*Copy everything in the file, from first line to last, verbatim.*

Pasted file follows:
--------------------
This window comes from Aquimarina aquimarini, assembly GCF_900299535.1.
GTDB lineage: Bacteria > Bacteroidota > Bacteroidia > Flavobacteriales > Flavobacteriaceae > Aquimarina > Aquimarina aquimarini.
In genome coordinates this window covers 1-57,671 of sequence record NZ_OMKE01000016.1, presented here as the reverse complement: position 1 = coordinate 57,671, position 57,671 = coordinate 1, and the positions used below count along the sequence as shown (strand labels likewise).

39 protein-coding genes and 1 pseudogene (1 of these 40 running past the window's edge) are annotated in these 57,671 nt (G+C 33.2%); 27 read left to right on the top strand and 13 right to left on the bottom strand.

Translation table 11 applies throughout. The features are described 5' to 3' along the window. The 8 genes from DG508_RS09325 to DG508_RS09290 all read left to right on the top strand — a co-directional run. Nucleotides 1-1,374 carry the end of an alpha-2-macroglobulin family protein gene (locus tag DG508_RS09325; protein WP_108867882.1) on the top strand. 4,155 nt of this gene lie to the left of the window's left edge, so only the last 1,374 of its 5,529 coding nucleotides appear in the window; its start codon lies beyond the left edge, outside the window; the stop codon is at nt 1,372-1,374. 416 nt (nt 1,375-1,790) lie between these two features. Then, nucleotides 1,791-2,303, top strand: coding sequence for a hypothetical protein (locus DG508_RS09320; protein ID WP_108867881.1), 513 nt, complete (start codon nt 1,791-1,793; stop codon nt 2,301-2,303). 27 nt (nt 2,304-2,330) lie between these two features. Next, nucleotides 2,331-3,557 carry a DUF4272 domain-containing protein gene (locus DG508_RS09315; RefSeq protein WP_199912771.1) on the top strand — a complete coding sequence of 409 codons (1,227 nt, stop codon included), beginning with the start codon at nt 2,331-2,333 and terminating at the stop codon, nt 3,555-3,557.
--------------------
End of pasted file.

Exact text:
This window comes from Aquimarina aquimarini, assembly GCF_900299535.1.
GTDB lineage: Bacteria > Bacteroidota > Bacteroidia > Flavobacteriales > Flavobacteriaceae > Aquimarina > Aquimarina aquimarini.
In genome coordinates this window covers 1-57,671 of sequence record NZ_OMKE01000016.1, presented here as the reverse complement: position 1 = coordinate 57,671, position 57,671 = coordinate 1, and the positions used below count along the sequence as shown (strand labels likewise).

39 protein-coding genes and 1 pseudogene (1 of these 40 running past the window's edge) are annotated in these 57,671 nt (G+C 33.2%); 27 read left to right on the top strand and 13 right to left on the bottom strand.

Translation table 11 applies throughout. The features are described 5' to 3' along the window. The 8 genes from DG508_RS09325 to DG508_RS09290 all read left to right on the top strand — a co-directional run. Nucleotides 1-1,374 carry the end of an alpha-2-macroglobulin family protein gene (locus tag DG508_RS09325; protein WP_108867882.1) on the top strand. 4,155 nt of this gene lie to the left of the window's left edge, so only the last 1,374 of its 5,529 coding nucleotides appear in the window; its start codon lies beyond the left edge, outside the window; the stop codon is at nt 1,372-1,374. 416 nt (nt 1,375-1,790) lie between these two features. Then, nucleotides 1,791-2,303, top strand: coding sequence for a hypothetical protein (locus DG508_RS09320; protein ID WP_108867881.1), 513 nt, complete (start codon nt 1,791-1,793; stop codon nt 2,301-2,303). 27 nt (nt 2,304-2,330) lie between these two features. Next, nucleotides 2,331-3,557 carry a DUF4272 domain-containing protein gene (locus DG508_RS09315; RefSeq protein WP_199912771.1) on the top strand — a complete coding sequence of 409 codons (1,227 nt, stop codon included), beginning with the start codon at nt 2,331-2,333 and terminating at the stop codon, nt 3,555-3,557.